In hiddenness, God is sometimes wanting us to re-think our understanding of His nature. Some deem God too harsh, they rarely take time solely to enjoy Him. They think of Him as far away, never close by. Their thoughts rarely dwell on Him. Some count God too lenient. Flippant about holiness disciplines and church attendance, they do not reverence Him adequately, failing to realize God is serious about being God. In the quiet solitude of our hearts, what do we think about God? How do we view Him? Hiddenness is often God’s way of saying we need to invest some serious one-on-One time in seeking to know Him better.
Third, don’t underestimate our burdens. Jeremiah, grieved at his nation being destroyed, cried out to God, “Wherefore dost thou forget us for ever, and forsake us so long time?” (Lamentations 5:20). The cares of life can weigh us down and so overwhelm us that we find it hard to focus on anything else, even God. Master said “the cares of this world” can “choke the word” (Mark 4:19).
When life crashes in, and underpinnings are collapsing, these are dangerous times of hiddenness. The pain can be so intense that we become swallowed up in our own selves. All we can do in a hurricane is hold on. Life is often this way. Sometimes our greatest accomplishment is, we did not quit. In these horrific times of hiddenness, we learn one very valuable lesson. God is sufficient. When He is all we have, we finally learn He is all we need. Jesus is precious, but sometimes we don’t grasp it till pressures have blown away all else in our lives. Hiddenness helps us know if we love Him for His own sake or for what we receive from Him?
Fourth, learn. On the road to Emmaus (LK 24:16) Jesus kept two disciples from recognizing Him while He taught them from Scripture. Had the two known it was their Savior resurrected and alive, they would have become too excited to be still long enough to learn from the Bible. In hiddenness, pore over Scripture, read much, study, meditate. Ask often, “Lord, is there a lesson I need to learn, am I being oblivious to the obvious?” Often we need to learn some new, vital lesson.
Fifth, stop being stubborn. Submit, bend our will, give it up. Hiddenness is often God’s way of forcing us to accept something we don’t want. We often have to go through the agony of realizing God’s will for us is not going to change.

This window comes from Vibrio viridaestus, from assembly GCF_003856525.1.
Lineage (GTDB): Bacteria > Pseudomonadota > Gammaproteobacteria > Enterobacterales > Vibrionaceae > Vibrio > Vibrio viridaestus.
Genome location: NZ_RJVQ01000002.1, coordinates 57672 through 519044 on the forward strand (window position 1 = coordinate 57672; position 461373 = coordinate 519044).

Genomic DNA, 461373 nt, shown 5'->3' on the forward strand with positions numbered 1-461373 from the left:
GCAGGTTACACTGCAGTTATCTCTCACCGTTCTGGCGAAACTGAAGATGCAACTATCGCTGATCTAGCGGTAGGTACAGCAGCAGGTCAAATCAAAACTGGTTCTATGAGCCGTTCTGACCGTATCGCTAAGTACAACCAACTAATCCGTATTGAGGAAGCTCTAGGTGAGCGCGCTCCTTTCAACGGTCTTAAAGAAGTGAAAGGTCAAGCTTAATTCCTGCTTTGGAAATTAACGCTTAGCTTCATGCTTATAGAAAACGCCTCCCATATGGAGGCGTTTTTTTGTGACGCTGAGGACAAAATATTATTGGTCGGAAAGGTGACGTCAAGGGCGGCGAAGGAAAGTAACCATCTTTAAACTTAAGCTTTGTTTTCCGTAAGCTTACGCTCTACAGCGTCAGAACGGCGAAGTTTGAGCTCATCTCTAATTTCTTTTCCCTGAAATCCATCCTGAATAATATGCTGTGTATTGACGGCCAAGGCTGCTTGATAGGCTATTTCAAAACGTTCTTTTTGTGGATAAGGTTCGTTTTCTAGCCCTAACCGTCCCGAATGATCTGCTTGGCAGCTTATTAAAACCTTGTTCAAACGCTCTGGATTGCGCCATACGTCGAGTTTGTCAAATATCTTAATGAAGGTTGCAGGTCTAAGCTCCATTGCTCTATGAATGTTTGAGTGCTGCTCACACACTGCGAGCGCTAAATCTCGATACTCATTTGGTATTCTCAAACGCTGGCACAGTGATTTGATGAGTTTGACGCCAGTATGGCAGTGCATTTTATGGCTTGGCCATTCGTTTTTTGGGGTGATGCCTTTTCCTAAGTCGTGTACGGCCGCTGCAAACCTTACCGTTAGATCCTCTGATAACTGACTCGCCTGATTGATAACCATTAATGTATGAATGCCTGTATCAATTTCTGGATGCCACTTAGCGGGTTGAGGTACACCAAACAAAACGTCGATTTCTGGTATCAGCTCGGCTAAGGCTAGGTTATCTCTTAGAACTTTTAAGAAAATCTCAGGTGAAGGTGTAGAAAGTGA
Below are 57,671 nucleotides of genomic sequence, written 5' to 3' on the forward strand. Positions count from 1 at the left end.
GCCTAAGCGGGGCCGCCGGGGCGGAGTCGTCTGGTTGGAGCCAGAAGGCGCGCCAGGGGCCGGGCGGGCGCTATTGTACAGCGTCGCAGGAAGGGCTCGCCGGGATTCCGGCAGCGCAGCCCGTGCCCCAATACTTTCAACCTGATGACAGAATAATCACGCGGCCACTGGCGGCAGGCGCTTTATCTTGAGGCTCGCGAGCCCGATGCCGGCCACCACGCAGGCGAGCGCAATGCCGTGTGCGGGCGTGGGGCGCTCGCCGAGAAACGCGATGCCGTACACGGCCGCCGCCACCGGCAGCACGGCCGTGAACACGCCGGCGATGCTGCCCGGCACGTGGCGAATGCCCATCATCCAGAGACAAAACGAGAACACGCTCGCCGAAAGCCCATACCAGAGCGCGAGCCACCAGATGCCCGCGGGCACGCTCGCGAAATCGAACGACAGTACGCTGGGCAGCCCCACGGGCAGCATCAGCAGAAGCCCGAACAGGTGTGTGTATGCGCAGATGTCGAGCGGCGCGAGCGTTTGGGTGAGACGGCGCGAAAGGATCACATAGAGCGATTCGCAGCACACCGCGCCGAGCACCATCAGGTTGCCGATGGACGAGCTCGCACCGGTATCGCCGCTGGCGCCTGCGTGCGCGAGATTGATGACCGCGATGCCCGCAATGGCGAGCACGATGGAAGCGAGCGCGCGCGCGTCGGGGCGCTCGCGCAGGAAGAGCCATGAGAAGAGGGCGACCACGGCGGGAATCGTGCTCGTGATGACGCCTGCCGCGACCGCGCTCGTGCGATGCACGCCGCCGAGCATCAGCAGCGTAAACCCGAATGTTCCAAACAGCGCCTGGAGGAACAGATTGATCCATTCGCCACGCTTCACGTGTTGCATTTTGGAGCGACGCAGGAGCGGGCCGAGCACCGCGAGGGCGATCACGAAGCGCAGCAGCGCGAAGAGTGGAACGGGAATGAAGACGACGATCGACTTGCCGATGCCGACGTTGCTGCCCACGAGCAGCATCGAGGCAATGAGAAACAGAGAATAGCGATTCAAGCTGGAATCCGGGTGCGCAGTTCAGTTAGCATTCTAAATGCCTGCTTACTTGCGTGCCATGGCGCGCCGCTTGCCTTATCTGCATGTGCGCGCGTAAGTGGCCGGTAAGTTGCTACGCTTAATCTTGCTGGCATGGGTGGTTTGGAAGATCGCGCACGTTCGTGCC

We want life to be one way, our way, when God has chosen another path for us. If we continue to oppose Him, He is forced to let us experience hiddenness.
Manifestation will elude us till we acquiesce in His will for us. Jesus cried, “My God, My God, why hast thou forsaken me?” (Matt. 27:46). The pain was excruciating. He had to do something He did not want to do, but something God willed for Him to do. Jesus acquiesced, and experienced resurrection as a result.
Paul was tormented by a thorn in the flesh he did not want, but God wanted Paul to have it. Paul pled for its removal, but finally God told Paul to stop asking about it. When Paul acquiesced, it became a source of great power in his life.
Are we kicking against God, is there a reality we hate, one that is not going to change? The river of peace flows within us only when the stream of our will converges into the same stream with God’s will. When content to have life as God wills it, rather than as we will it, we will be content, and rediscover manifestation.
Manifestation and hiddenness–I have tasted both, having lived in white hot heat of revival, and in freezing cold of hiddenness. Granted, manifestation is more fun, and hiddenness more painful, but which is better, most helpful, for us? The one we are experiencing at the given moment. Right now I’m more in hiddenness, struggling with questions I want answered. Why war, why sickness, why birth defects, why handicaps, why is Jesus’ name trampled, why no revival in the USA?
Many questions remain unanswered. Our comfort is, even in hiddenness God is with us. Job, when calmer, told God, “Thou knowest that I am not wicked” (10:7), and confessed, “He knoweth the way that I take” (Job 23:10). Jesus knows His devoted ones are trying. He knows the path we walk, and walks it with us.
Much more needs to be said about manifestation versus hiddenness, but saints wiser than I am will have to articulate it. I end with this. Be comforted. He who watches the sparrow watches us. He who numbers our hairs walks beside us.